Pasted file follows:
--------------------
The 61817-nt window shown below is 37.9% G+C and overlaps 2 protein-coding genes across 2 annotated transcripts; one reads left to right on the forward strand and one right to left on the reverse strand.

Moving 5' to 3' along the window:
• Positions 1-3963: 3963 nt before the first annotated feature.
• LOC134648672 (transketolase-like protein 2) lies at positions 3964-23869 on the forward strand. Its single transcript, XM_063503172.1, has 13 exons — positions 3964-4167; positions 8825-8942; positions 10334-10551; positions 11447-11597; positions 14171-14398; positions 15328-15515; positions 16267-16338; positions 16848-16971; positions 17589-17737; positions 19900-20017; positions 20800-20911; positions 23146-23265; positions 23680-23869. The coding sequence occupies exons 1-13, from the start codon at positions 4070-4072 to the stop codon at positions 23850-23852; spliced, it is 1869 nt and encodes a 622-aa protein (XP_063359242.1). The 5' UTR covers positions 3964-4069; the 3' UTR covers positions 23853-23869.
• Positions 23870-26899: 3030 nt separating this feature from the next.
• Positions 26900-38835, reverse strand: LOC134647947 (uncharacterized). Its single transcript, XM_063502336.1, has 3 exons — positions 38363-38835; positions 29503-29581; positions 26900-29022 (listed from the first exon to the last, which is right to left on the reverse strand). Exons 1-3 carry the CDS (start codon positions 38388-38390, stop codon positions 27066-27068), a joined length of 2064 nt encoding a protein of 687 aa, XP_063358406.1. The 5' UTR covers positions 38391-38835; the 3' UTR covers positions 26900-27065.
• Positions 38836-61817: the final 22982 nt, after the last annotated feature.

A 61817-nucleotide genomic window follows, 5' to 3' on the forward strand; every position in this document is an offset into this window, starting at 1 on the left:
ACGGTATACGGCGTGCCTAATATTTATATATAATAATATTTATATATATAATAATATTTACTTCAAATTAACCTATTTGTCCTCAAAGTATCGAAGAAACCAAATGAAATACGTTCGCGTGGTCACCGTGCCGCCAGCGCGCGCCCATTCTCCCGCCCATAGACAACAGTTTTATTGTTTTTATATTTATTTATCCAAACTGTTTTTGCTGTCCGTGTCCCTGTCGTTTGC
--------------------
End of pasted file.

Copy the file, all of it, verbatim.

The 61817-nt window shown below is 37.9% G+C and overlaps 2 protein-coding genes across 2 annotated transcripts; one reads left to right on the forward strand and one right to left on the reverse strand.

Moving 5' to 3' along the window:
• Positions 1-3963: 3963 nt before the first annotated feature.
• LOC134648672 (transketolase-like protein 2) lies at positions 3964-23869 on the forward strand. Its single transcript, XM_063503172.1, has 13 exons — positions 3964-4167; positions 8825-8942; positions 10334-10551; positions 11447-11597; positions 14171-14398; positions 15328-15515; positions 16267-16338; positions 16848-16971; positions 17589-17737; positions 19900-20017; positions 20800-20911; positions 23146-23265; positions 23680-23869. The coding sequence occupies exons 1-13, from the start codon at positions 4070-4072 to the stop codon at positions 23850-23852; spliced, it is 1869 nt and encodes a 622-aa protein (XP_063359242.1). The 5' UTR covers positions 3964-4069; the 3' UTR covers positions 23853-23869.
• Positions 23870-26899: 3030 nt separating this feature from the next.
• Positions 26900-38835, reverse strand: LOC134647947 (uncharacterized). Its single transcript, XM_063502336.1, has 3 exons — positions 38363-38835; positions 29503-29581; positions 26900-29022 (listed from the first exon to the last, which is right to left on the reverse strand). Exons 1-3 carry the CDS (start codon positions 38388-38390, stop codon positions 27066-27068), a joined length of 2064 nt encoding a protein of 687 aa, XP_063358406.1. The 5' UTR covers positions 38391-38835; the 3' UTR covers positions 26900-27065.
• Positions 38836-61817: the final 22982 nt, after the last annotated feature.

A 61817-nucleotide genomic window follows, 5' to 3' on the forward strand; every position in this document is an offset into this window, starting at 1 on the left:
ACGGTATACGGCGTGCCTAATATTTATATATAATAATATTTATATATATAATAATATTTACTTCAAATTAACCTATTTGTCCTCAAAGTATCGAAGAAACCAAATGAAATACGTTCGCGTGGTCACCGTGCCGCCAGCGCGCGCCCATTCTCCCGCCCATAGACAACAGTTTTATTGTTTTTATATTTATTTATCCAAACTGTTTTTGCTGTCCGTGTCCCTGTCGTTTGC